Cover image for Paradise outlaws : remembering the Beats
Paradise outlaws : remembering the Beats
Tytell, John.
Personal Author:
First edition.
Publication Information:
New York : W. Morrow, [1999]

Physical Description:
xiii, 226 pages : illustrations, portraits ; 27 cm
Format :


Call Number
Material Type
Home Location
Item Holds
PS228.B6 T93 1999 Adult Non-Fiction Central Closed Stacks-Oversize
PS228.B6 T93 1999 Adult Non-Fiction Non-Fiction Area-Oversize

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In 1997, America lost two of its leading literary lights just months apart: Allen Ginsberg & William S. Burroughs. Their passing was clearly the end of an age. In the wake of this generational shift, original Beat scholar John Tytell, along with noted photographer Mellon, offers a highly personal collection of intelligent essays & stunning photos that illuminate the phenomena that came to be known as the Beat Generation. Part literary criticism, part memoir, part photo collection, Paradise Outlaws is a book as unconventional as its subject. John Tytell, who was the first scholar to take the Beats seriously in his groundbreaking Naked Angels, offers an authoritative identification of the political & cultural contexts of the Beats & their major works. Forty-five photographs, works of art in themselves, offer candid portraits of not just a few writers but also the musicians, painters, filmmakers, scene makers, activists, & playwrights who helped shape America's avant-garde since the Beats exploded onto the scene in 1956--people like Ginsberg & Burroughs, Ken Kesey, Timothy Leary, Hunter S. Thompson, Judith Malina, Patti Smith, Abbie Hoffman, & more. Each photograph is accompanied by a pithy & anecdotal caption. Accessible yet scholarly, Paradise Outlaws offers new insights into the ever-expanding rubric of "Beat," resulting in an informative, entertaining, & absorbing photo album of the last American literary movement.

Reviews 2

Booklist Review

Tytell, author most recently of The Living Theater (1995), taught literature at Queens College for several decades and was one of the first critics to recognize the significance of the Beat vision and style. His passion led to camaraderie with the movement's key figures, granting Tytell the inside knowledge that shapes the essays collected in this engagingly casual yet knowledgeable and insightful volume. Tytell swings from critical literary assessments and social commentary to biographical profiles, which are accompanied by candid photographs taken by Mellon, a well-published photographer who just so happens to be married to the author. This may sound cloying, but instead the union of the personal with the journalistic and scholarly strikes just the right tone for analyses of Allen Ginsberg, William Burroughs, Jack Kerouac, Herbert Huncke (the "incarnate underground man"), Ken Kesey, Lawrence Ferlinghetti, Michael McClure, and Robert Frank. And Tytell's tracing of the evolution of critical and popular response to the Beats, from disdain to appreciation, reflects their profound influence. --Donna Seaman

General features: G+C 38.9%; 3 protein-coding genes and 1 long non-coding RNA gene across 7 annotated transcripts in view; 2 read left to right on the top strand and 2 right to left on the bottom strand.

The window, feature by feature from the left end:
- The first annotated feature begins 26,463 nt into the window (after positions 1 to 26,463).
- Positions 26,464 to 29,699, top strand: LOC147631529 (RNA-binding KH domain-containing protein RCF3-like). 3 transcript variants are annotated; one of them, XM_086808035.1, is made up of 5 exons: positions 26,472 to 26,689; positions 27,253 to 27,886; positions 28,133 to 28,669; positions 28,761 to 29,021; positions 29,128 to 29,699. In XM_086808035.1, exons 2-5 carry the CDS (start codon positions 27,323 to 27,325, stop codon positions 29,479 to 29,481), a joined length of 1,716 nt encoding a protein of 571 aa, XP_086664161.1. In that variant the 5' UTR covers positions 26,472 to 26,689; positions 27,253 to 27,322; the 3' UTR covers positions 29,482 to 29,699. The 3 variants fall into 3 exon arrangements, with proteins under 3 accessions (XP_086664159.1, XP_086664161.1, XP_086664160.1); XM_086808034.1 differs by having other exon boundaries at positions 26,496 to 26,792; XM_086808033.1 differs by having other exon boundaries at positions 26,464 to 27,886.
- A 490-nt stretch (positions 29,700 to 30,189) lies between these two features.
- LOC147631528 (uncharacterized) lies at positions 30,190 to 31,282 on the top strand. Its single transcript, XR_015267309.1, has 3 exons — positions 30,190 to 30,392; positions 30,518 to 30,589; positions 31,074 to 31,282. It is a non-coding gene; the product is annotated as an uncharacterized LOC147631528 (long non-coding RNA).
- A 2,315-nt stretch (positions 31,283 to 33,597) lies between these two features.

Library Journal Review

Tytell's Naked Angels (LJ 4/15/76) remains the best introduction to Beat writers and their work. His latest effort, a unique blend of critical analysis and personal reminiscence, evaluates the Beat Generation's place in American literature, stressing the movement's celebration of the individual and its distrust of established authority. A perceptive critic, Tytell is especially good at documenting the Beat Generation's influence on contemporary popular culture. Some 45 photographs taken by Mellon, Tytell's wife, enhance the text. Each photo is accompanied by a page or two of commentary. An essay on Tytell's experience teaching the Beats rounds out the volume. This engaging look at the Beat Generation will be of most interest to readers already familiar with the works of William Burroughs, Allen Ginsberg, and Jack Kerouac. Highly recommended.ÄWilliam Gargan, Brooklyn Coll. Lib., CUNY (c) Copyright 2010. Library Journals LLC, a wholly owned subsidiary of Media Source, Inc. No redistribution permitted.